Urban Dictionary defines denial as, “What you are accused of being in when whenever you contradict a baseless claim made by an idiot who couldn’t otherwise win a debate against a Cheeto.”
It is always shocking to hear negative feedback, whether it’s true or not. Maybe you are a little in denial about the last ten pounds of weight you’re carrying or perhaps your boyfriend does act like a jerk at times. We all have things we would rather not face about ourselves and our life.
Before you freak out about what someone says to you, take a look at the source of the feedback. If they are a bit of a moron, take their criticism with a pinch of salt. Their perceptions of you may be way off base.
Next time you are told you are in denial, use one of the clever comebacks below to stop your accuser in their tracks.
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11 Best comebacks when someone says you are in denial
1. I’m not in denial. I’m just very selective about the reality that I accept.
2. Yeah, de Nile isn’t just a river!
3. I hate it when liars’ pants don’t catch on fire.
4. I work hard to deny my denial!
5. Remind me again where you got your psychology degree?
6. You’re allowed to think that but it doesn’t mean that it’s true.
7. Your reality is not my reality.
8. I prefer to think of it as having selective acknowledgment.
9. Thanks for sharing your point of view but I see things differently.
10. I have a different opinion on the matter but I appreciate your concern.
11. Well, I have a very different interpretation of the what happened.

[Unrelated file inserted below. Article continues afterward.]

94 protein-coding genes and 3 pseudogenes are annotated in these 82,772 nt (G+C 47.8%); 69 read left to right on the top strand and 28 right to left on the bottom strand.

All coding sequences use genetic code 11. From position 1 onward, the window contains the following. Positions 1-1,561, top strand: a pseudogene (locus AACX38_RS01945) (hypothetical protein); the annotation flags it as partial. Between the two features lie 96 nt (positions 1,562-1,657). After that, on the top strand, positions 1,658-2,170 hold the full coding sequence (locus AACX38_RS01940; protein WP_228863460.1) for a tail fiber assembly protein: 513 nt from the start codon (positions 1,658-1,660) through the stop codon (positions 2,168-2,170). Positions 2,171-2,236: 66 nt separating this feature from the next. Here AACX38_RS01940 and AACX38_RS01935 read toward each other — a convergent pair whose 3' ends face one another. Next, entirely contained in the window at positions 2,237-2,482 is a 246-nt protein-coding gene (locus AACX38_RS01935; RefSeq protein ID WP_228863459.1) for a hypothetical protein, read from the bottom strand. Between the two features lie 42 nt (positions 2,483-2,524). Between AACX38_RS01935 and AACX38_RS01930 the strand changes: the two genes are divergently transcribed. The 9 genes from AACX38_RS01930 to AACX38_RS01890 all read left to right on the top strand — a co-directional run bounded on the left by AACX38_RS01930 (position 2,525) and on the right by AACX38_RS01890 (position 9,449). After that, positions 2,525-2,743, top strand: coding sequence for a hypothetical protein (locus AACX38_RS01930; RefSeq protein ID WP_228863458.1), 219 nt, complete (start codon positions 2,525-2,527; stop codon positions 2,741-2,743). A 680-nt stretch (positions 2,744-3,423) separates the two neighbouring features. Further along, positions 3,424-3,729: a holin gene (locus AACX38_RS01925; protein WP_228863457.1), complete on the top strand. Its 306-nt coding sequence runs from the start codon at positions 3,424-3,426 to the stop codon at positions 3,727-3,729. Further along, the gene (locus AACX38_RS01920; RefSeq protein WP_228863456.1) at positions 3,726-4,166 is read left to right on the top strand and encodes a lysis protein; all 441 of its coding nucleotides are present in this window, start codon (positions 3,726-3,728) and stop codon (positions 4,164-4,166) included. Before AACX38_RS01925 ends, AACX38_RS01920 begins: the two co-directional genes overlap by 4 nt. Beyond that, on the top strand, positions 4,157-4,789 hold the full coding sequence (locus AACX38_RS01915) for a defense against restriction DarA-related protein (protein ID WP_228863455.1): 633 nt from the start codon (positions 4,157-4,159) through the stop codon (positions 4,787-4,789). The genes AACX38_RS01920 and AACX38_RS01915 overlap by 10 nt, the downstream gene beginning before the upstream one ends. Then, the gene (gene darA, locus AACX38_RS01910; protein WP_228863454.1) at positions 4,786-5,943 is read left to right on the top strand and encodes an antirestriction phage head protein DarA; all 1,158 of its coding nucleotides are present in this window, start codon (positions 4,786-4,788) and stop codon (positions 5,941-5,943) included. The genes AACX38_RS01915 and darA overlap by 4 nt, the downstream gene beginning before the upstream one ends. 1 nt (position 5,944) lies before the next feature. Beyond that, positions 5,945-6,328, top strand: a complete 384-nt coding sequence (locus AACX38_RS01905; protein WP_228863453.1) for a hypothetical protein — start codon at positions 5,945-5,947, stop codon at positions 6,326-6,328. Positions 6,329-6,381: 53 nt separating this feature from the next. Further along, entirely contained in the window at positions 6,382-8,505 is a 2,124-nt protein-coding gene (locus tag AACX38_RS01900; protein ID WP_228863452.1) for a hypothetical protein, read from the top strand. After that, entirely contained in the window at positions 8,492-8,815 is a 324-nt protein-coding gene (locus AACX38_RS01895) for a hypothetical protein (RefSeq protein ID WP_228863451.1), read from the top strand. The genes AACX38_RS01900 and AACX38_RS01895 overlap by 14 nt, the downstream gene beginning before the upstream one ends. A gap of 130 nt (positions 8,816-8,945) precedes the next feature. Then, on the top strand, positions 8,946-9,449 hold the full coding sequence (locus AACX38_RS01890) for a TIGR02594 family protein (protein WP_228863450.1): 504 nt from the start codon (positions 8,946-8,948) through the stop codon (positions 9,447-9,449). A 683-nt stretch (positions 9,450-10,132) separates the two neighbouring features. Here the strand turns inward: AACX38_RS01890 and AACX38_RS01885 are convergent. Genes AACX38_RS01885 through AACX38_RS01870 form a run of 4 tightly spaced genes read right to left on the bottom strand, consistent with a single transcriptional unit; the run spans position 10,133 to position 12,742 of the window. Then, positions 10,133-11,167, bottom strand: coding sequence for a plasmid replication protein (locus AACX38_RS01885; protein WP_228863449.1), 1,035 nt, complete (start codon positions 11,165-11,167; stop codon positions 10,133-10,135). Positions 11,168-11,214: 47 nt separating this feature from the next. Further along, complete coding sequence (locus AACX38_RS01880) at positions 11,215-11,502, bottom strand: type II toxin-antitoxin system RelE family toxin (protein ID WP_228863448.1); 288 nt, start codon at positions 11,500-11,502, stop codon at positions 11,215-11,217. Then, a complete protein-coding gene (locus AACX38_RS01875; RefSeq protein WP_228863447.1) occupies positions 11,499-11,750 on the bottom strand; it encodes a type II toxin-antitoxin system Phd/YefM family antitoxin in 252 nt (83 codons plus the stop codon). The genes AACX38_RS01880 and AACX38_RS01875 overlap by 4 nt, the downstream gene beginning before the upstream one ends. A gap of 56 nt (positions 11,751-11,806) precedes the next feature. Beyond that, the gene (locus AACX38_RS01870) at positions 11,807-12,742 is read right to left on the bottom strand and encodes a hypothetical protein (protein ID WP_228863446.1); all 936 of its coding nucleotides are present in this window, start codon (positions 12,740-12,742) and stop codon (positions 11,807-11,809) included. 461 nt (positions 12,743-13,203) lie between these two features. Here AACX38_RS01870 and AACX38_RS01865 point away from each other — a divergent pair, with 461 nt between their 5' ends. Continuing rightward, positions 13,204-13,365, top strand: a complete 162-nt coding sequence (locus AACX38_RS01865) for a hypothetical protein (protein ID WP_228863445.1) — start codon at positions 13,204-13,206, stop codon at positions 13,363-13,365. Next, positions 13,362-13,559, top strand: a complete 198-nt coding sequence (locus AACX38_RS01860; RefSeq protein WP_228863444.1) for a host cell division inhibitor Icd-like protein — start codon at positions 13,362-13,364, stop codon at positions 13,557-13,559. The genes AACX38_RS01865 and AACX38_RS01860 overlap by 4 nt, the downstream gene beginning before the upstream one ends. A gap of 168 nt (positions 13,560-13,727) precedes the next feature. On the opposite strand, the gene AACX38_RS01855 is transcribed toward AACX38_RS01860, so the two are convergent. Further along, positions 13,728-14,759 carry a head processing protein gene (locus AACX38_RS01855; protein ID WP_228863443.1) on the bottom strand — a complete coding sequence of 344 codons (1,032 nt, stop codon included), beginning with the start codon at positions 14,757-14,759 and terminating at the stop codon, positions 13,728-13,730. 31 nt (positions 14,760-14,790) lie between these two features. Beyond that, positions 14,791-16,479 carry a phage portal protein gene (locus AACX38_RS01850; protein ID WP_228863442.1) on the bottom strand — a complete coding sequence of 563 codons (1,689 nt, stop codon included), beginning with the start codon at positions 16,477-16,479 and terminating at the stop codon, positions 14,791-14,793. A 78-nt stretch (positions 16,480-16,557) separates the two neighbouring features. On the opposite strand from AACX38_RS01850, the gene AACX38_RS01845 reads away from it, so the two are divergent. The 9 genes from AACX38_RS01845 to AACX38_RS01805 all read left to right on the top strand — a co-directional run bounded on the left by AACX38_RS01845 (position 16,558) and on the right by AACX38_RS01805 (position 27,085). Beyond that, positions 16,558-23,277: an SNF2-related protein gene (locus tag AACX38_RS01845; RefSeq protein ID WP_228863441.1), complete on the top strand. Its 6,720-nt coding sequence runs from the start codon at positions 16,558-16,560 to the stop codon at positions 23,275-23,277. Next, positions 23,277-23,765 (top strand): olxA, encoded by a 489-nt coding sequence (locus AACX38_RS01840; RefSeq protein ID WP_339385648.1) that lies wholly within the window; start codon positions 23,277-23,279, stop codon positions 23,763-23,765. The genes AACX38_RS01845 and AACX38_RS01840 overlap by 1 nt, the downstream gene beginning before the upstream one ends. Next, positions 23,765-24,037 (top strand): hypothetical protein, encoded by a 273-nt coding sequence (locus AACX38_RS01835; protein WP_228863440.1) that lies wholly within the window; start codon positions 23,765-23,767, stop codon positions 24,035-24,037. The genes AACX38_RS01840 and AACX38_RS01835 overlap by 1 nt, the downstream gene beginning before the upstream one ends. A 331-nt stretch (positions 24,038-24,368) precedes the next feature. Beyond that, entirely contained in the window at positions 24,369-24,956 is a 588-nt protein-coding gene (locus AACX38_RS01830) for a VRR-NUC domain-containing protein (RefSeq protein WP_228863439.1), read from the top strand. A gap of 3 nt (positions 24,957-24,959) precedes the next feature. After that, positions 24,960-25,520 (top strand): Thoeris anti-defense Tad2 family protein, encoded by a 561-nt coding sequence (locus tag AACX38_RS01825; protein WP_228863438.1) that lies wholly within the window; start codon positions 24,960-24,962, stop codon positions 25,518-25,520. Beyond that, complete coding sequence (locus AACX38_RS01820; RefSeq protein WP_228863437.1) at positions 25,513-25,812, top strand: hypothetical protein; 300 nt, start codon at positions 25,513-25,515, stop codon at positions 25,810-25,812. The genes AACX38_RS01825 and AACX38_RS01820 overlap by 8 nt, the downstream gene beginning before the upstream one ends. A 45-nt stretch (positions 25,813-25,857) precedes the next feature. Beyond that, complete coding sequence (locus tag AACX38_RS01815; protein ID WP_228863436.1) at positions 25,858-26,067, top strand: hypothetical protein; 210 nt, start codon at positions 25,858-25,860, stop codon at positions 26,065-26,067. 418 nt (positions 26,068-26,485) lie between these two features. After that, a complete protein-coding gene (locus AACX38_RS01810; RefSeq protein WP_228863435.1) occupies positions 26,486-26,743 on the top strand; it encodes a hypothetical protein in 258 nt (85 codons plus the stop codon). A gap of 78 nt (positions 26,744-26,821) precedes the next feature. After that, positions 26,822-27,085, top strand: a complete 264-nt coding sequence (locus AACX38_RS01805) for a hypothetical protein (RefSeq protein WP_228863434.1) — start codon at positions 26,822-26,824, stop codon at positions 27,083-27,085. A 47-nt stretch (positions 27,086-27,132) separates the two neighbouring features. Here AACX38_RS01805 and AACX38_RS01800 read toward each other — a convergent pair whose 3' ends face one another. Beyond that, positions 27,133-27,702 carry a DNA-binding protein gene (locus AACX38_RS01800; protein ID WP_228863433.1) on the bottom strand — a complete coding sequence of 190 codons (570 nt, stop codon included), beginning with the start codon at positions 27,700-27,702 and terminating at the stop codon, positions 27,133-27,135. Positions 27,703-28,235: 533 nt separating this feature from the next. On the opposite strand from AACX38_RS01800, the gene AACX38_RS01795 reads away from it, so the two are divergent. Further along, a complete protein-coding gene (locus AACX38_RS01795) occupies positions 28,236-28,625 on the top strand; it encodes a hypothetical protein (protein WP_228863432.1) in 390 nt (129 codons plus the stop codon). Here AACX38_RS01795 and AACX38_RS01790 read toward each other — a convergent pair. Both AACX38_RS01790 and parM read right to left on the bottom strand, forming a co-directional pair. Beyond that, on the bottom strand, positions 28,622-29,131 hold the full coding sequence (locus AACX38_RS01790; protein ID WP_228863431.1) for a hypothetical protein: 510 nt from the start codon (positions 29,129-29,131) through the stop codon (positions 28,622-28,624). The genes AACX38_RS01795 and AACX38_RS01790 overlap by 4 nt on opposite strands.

Definition of being in denial
Being in denial is usually a psychological defense mechanism where someone refuses to accept or acknowledge reality or truth. These realities may be too uncomfortable, painful, or threatening to face.
This can involve denying the existence of a problem or a fact. These individuals can also downplay an issue’s severity or rationalize it away.
Acting in denial may seem harmless, but denial can be detrimental to your life. It can prevent a person from addressing a problem. A person in denial usually brushes essential issues aside, which can lead to catastrophic results.
This is why we must be aware of our tendencies towards denial. It’s good to strive to be honest and open with ourselves. This way, we avoid bottling up all negative emotions and problems.
How to deal with being called in denial
Being called in denial is usually a wake-up call. Here are healthy ways to deal with it:
1. Listen to the feedback
Even after getting called out, you can still be in denial, so it could be difficult to hear. However, it’s important to understand why they may perceive you as in denial. Hearing their feedback will help you know what needs changing or adjusting your course of action.
2. Reflect on your behaviour if people say you are in denial about a situation
Reflecting on your behavior and actions is vital in changing your behaviour. Are there times when you may be denying or avoiding a difficult truth? Reflecting on your actions will help you know whether they are wrong or right path.
3. Practice honesty